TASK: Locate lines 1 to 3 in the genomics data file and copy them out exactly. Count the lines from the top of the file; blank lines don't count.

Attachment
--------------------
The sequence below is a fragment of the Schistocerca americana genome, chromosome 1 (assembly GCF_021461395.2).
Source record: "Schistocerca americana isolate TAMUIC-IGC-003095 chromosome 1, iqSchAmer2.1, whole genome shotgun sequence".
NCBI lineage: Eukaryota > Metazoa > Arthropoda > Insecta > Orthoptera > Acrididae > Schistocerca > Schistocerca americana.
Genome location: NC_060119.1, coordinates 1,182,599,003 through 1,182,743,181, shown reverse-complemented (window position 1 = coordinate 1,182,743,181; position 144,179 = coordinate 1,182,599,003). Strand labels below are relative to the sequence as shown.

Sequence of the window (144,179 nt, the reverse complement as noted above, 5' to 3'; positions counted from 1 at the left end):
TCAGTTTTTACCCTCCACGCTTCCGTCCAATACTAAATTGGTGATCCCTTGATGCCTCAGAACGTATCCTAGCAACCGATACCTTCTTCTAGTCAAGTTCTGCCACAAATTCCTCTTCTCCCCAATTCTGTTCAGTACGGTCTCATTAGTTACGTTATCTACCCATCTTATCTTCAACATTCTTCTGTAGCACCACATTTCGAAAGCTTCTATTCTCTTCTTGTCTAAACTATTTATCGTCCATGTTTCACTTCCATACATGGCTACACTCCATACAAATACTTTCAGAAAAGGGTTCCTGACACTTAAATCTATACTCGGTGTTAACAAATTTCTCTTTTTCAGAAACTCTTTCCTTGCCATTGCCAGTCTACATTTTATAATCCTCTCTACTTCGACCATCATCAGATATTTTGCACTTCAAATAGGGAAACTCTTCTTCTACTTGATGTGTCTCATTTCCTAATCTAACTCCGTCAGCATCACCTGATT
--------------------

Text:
The sequence below is a fragment of the Schistocerca americana genome, chromosome 1 (assembly GCF_021461395.2).
Source record: "Schistocerca americana isolate TAMUIC-IGC-003095 chromosome 1, iqSchAmer2.1, whole genome shotgun sequence".
NCBI lineage: Eukaryota > Metazoa > Arthropoda > Insecta > Orthoptera > Acrididae > Schistocerca > Schistocerca americana.